DAX® sets a new benchmark for sustainable German equity portfolios, the so-called DAX 50 ESG. It reflects the price performance of the 50 largest and most liquid shares on the German market while incorporating Environmental, Social and Governance (short ESG) criteria.
The DAX can herewith provide investors with a new, and more sustainability-related index. According to the Deutsche Börse Group, the DAX 50 ESG has the potential to become the new standard for sustainable investments in Germany. But how does this index affect the German investment world? And how can businesses prepare for it?
DAX 50 ESG index’ most important characteristics at a glance
The index has three important and basic characteristics:
- The index is based on the HDAX® index, which comprises all companies included in the DAX®, MDAX® and TecDAX®
- All stocks must have passed standardized ESG screens related to Global Compact Principles
- Companies involved in the trade or production of controversial weapons, tobacco production, steam coal and nuclear energy are categorically excluded
The DAX 50 ESG therewith represents the largest companies with the highest turnovers that have a comparably good performance based on their ESG criteria. Accodingly, the index incorporates three main aspects of businesses, namely their market capitalisation, order book volume and the Sustainalytics’ ESG score. The top 50 stocks for the index are then selected from this list, whereas the list is renewed every three months.
What you should know about DAX 50 ESG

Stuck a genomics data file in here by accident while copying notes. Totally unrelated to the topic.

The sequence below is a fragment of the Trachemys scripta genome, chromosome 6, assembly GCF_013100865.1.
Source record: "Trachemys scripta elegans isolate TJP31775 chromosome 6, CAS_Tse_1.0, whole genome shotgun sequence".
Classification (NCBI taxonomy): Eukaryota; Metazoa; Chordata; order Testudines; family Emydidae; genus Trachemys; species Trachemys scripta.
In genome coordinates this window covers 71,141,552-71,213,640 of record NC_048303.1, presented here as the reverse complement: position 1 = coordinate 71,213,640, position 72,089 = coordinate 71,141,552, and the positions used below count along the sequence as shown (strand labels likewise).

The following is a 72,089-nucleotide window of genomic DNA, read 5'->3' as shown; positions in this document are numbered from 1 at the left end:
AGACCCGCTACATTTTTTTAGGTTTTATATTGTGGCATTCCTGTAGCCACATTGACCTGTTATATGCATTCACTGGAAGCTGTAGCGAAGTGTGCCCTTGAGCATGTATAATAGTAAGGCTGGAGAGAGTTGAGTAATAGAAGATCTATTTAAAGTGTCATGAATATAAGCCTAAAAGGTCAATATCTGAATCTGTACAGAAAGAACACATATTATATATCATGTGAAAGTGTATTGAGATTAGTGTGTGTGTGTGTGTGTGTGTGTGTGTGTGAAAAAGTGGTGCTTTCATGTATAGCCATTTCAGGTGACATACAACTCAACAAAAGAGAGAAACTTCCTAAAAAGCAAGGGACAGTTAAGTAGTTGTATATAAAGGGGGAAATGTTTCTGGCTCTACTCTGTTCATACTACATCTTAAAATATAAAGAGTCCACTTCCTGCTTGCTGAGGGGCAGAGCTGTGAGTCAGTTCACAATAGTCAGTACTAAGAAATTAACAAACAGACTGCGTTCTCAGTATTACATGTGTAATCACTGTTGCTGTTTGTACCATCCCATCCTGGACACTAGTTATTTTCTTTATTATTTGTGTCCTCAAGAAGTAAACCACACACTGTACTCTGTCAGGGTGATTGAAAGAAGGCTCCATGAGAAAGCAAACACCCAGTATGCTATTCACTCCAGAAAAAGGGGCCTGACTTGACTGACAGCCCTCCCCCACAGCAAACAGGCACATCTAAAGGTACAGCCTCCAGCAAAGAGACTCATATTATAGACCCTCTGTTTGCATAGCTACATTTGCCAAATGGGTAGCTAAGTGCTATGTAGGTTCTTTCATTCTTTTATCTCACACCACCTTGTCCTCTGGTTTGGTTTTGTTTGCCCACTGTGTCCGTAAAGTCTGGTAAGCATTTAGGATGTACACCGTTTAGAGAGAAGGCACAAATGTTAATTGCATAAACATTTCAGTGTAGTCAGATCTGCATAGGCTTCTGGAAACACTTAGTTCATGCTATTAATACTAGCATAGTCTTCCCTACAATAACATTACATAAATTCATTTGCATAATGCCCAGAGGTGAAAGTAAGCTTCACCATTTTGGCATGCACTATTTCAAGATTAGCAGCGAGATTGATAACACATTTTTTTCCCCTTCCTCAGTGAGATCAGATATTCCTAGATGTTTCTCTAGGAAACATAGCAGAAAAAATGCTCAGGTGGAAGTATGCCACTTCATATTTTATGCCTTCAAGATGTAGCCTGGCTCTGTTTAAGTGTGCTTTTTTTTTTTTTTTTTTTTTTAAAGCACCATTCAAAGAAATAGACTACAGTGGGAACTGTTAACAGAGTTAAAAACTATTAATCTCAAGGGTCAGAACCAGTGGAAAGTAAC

Sustainalytics has been providing ESG research for 25 years, and now builds a basic component of the DAX 50 ESG. Our world is in a transitional phase towards a more sustainable economy. Appropriate index solutions do their part in driving market actors to a more sustainable financial sector. However, one will find mainly old familiar names in the DAX 50 ESG index, such as Bayer, Allianz, SAP, Linde, Siemens, BASF or Adidas.
Critique of DAX 50 ESG
On the one hand, the sustainability index is another important element in drawing the attention of the economy to the issue of sustainability. On the other hand, the index simply implements a list assembled by Sustainalytics.
According to ESG expert Volker Weber, the Deutsche Börse could have taken a more courageous step towards responsible investing. Especially because Germany aims at becoming a leading location for sustainable finance.
If Deutsche Börse was serious about sustainable finance, it would have acted much earlier and more decisively. For example, with its own stock market segment for which companies would have to qualify in terms of their transformation performance and reporting standards.
Bias of ESG ratings
One should also be aware that “individual agencies’ ESG ratings can vary dramatically”. An individual company can have greatly divergent ratings from different ESG agencies simultaneously.
These divergent results arise e.g. due to differences in methodologies, different weightings of indicators or subjective interpretations. There are also biases occuring due to company size, differences in industries or the location of corporations. Relying on the results of only one ESG agency, namely Sustainalytics, therefore inevitably creates a biased index.
How can companies prepare for a surging demand in ESG information?
One of the most basic ways to provide investors, customers and other stakeholders with ESG information is through a corporate carbon footprint. The calculation of carbon footprints is becoming the standard for an increasing number of industries.
A corporate CO2 balance is increasingly requested by customers and sometimes even plays a role when placing orders. In addition to meeting customer requirements, a carbon footprint can help to identify ecological weaknesses and drivers of emissions. It is the first and most basic step towards reducing harmful environmental impacts.
Since 1999, DFGE experts have been providing support in the calculation of greenhouse gas balances for companies or individual products. DFGE’s top-down approach enables a quick and cost-effective determination of greenhouse gas emissions.
We are happy to help you in this area – simply contact us by email at firstname.lastname@example.org or by phone at 08192 99733 20.